The Force is Still With Us

Yesterday was the 35th anniversary of the premier of the first Star Wars movie, later dubbed Star Wars IV:  A New Hope.

Star Wars was a revolutionary movie, using age-old Saturday morning movie serial techniques merged with the latest (then) special effects to create a brand-new cinematic experience for movie-goers.  Today’s young movie patrons can scarcely appreciate the dearth of good movies back then, especially in science fiction.

Now and then, a good movie, like Jaws, slipped through the Progressive cracks, entertaining audiences instead of clubbing them over the head with dreary themes (2001:  A Space Odyssey), pornography (Ryan’s Daughter – when the previews came on for this upcoming film, my father removed us from the theater and thundered to my mother, who thundered to the theater management about showing X-rated previews during a children’s movie).

After 1965’s The Sound of Music, there wasn’t much you could take children to see.  Chitty Chitty Bang Bang was okay.  Rex Harrison did his best in Doctor Doolittle (which was far superior to its remake).  Willy Wonka and the Chocolate Factory was too subversive and incomprehensible for a young mind.  That was it.  If there were other movies, they’ve long since been forgotten.  A lascivious agency had taken over the cinema, giving us The Graduate and The Midnight Cowboy.

Star Wars woke us up with a bang.  We’d been prepared since Jaws for better movies and a few years later, there it was.  “A long time ago, in a galaxy far, far away…”  My parents complained that it reminded them of the old adventure serials they’d go to see on a Saturday afternoon.  Spaceships instead of horses.  Otherwise, it seemed to them all much the same.

But it was new to us kids and young adults.  The movie, once franchised, was well-dubbed “A New Hope.”  Better movies were coming our way.  Movies were the heroes were the heroes and the villains were the villains.  Critics laughed, but audiences didn’t.  We couldn’t get enough of Star Wars.

Soon, better movies did arrive.  More and better science fiction.  Better dramas.  The enemies of good would not be gainsaid; in the Eighties a long list of dreadful movies came along, but so did Amadeus, The Terminator, and Back to the Future.  The movie universe had been saved.  Hooray!

Star Wars drew a galaxy of dedicated fans, some rather strange.  So devoted were they that they analyzed and overanalyzed every parsec of George Lucas’ six movies.  The prequels to the original did not go over well with his teenaged audience.  The movies – admittedly – were darker and not as much fun.  Since the stories were chronicling the life of Luke Skywalker’s father, Anakin, how could anyone expect them to be?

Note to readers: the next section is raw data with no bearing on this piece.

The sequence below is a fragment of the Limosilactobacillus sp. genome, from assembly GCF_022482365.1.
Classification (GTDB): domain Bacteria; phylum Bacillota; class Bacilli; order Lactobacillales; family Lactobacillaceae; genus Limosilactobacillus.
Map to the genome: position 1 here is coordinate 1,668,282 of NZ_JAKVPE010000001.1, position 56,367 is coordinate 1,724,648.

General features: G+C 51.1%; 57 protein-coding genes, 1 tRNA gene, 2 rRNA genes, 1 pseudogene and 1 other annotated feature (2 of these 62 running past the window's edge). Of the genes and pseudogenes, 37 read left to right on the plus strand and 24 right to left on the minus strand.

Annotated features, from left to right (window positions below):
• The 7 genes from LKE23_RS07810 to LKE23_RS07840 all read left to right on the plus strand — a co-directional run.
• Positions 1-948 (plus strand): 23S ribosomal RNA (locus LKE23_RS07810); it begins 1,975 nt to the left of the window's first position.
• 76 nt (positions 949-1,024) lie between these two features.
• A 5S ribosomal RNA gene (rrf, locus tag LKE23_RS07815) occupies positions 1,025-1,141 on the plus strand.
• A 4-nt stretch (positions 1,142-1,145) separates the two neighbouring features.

Fan-atics complained about the poor acting abilities of Hayden Christensen and the introduction of the detestable character, Jar-Jar Binks.  Whether Christensen had limited acting abilities or he was directed to act in an emotionless, almost robot-like manner is difficult for any fan to say.  As for Jar-Jar, maybe fans just need to get over it.  Lucas needed a fall guy.  It’s just a movie.  Fans can protest too much and you have to wonder if maybe they see something of themselves in Jar-Jar.

More mature critics have two complaints about Lucas – his writing abilities and his politics.  A perusal of the novelization of the first film settles that first issue:  Lucas was a film director, not a writer.  He was a conceptualist.  For a Saturday afternoon movie, that was enough.

Our times, and our perception of the times, read more into the film than Lucas had actually written.  Just when we needed a hero, Luke Skywalker showed up, followed a year later by Superman.  In 1977, we were tiring of the Progressive Act.  We were being controlled and we knew it.  Along came the Rebellion Against the Empire, with the feisty Princess Leia as its nominal head, to show us the way.

Lucas kept his politics secret for a long time.  Finally, he revealed that he wasn’t Luke Skywalker; he was a Progressive Darth Vader (so is his friend, Steven Spielberg), and many Conservative fans of the movie were appalled.  Perhaps Lucas and Spielberg had thought they were portraying themselves as the heroes through their alter egos and our federated, free market capitalist republic as the enemy.  Lucas had to set things straight, alienating many fans, even further.

Remember that Star Wars is a movie.  Cinema veritae.  We were founded as a free republic, with capitalist as its economic base.  Free peoples will eventually rebel against a totalitarian, centralized government.  No one can escape the truth.  Not Luke Skywalker.  Not Darth Vader.  Not George Lucas.  Not Obama.

Whether you’re battling a menacing behemoth of a bureaucratic government (“We must maintain the bureaucracy; otherwise how can the Emperor retain control?”), or in a galaxy far, far away, freedom will prevail.

Happy 35th Anniversary, Star Wars!  And may the Force be with you – and us.


Published in: on May 26, 2012 at 10:29 am  Leave a Comment  

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